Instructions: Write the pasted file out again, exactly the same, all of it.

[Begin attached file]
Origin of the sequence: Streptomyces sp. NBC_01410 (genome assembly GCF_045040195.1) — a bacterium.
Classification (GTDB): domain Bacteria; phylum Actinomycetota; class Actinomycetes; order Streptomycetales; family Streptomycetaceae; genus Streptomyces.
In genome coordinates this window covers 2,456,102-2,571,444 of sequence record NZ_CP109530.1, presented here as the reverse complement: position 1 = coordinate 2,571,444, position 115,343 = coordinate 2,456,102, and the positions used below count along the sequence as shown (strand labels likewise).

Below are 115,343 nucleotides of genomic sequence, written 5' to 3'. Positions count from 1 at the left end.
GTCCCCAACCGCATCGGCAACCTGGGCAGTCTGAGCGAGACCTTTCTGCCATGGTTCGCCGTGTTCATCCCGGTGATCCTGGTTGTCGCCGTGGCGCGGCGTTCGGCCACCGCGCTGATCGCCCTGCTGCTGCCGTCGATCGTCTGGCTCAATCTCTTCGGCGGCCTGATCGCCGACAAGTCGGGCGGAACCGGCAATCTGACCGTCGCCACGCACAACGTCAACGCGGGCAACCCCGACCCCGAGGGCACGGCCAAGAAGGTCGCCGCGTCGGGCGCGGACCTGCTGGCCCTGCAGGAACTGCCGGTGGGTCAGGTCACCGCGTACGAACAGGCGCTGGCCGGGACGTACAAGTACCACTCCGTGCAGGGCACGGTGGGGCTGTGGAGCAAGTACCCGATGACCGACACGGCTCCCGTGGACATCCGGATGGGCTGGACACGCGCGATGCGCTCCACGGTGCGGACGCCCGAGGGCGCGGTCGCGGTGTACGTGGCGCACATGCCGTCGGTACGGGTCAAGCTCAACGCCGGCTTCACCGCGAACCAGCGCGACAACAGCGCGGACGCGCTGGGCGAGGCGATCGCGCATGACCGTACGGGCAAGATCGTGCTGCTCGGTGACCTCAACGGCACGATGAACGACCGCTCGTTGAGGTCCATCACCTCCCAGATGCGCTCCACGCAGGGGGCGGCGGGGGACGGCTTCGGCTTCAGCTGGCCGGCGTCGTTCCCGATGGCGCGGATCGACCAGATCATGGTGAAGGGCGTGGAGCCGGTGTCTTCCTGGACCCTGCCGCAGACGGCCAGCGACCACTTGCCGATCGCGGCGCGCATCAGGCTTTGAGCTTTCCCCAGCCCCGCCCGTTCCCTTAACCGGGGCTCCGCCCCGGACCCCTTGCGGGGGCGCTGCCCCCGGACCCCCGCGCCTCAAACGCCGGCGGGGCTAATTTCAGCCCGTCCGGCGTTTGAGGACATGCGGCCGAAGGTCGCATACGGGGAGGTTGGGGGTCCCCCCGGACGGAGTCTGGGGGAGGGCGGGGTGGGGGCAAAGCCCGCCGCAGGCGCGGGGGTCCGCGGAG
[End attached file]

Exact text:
Origin of the sequence: Streptomyces sp. NBC_01410 (genome assembly GCF_045040195.1) — a bacterium.
Classification (GTDB): domain Bacteria; phylum Actinomycetota; class Actinomycetes; order Streptomycetales; family Streptomycetaceae; genus Streptomyces.
In genome coordinates this window covers 2,456,102-2,571,444 of sequence record NZ_CP109530.1, presented here as the reverse complement: position 1 = coordinate 2,571,444, position 115,343 = coordinate 2,456,102, and the positions used below count along the sequence as shown (strand labels likewise).

Below are 115,343 nucleotides of genomic sequence, written 5' to 3'. Positions count from 1 at the left end.
GTCCCCAACCGCATCGGCAACCTGGGCAGTCTGAGCGAGACCTTTCTGCCATGGTTCGCCGTGTTCATCCCGGTGATCCTGGTTGTCGCCGTGGCGCGGCGTTCGGCCACCGCGCTGATCGCCCTGCTGCTGCCGTCGATCGTCTGGCTCAATCTCTTCGGCGGCCTGATCGCCGACAAGTCGGGCGGAACCGGCAATCTGACCGTCGCCACGCACAACGTCAACGCGGGCAACCCCGACCCCGAGGGCACGGCCAAGAAGGTCGCCGCGTCGGGCGCGGACCTGCTGGCCCTGCAGGAACTGCCGGTGGGTCAGGTCACCGCGTACGAACAGGCGCTGGCCGGGACGTACAAGTACCACTCCGTGCAGGGCACGGTGGGGCTGTGGAGCAAGTACCCGATGACCGACACGGCTCCCGTGGACATCCGGATGGGCTGGACACGCGCGATGCGCTCCACGGTGCGGACGCCCGAGGGCGCGGTCGCGGTGTACGTGGCGCACATGCCGTCGGTACGGGTCAAGCTCAACGCCGGCTTCACCGCGAACCAGCGCGACAACAGCGCGGACGCGCTGGGCGAGGCGATCGCGCATGACCGTACGGGCAAGATCGTGCTGCTCGGTGACCTCAACGGCACGATGAACGACCGCTCGTTGAGGTCCATCACCTCCCAGATGCGCTCCACGCAGGGGGCGGCGGGGGACGGCTTCGGCTTCAGCTGGCCGGCGTCGTTCCCGATGGCGCGGATCGACCAGATCATGGTGAAGGGCGTGGAGCCGGTGTCTTCCTGGACCCTGCCGCAGACGGCCAGCGACCACTTGCCGATCGCGGCGCGCATCAGGCTTTGAGCTTTCCCCAGCCCCGCCCGTTCCCTTAACCGGGGCTCCGCCCCGGACCCCTTGCGGGGGCGCTGCCCCCGGACCCCCGCGCCTCAAACGCCGGCGGGGCTAATTTCAGCCCGTCCGGCGTTTGAGGACATGCGGCCGAAGGTCGCATACGGGGAGGTTGGGGGTCCCCCCGGACGGAGTCTGGGGGAGGGCGGGGTGGGGGCAAAGCCCGCCGCAGGCGCGGGGGTCCGCGGAG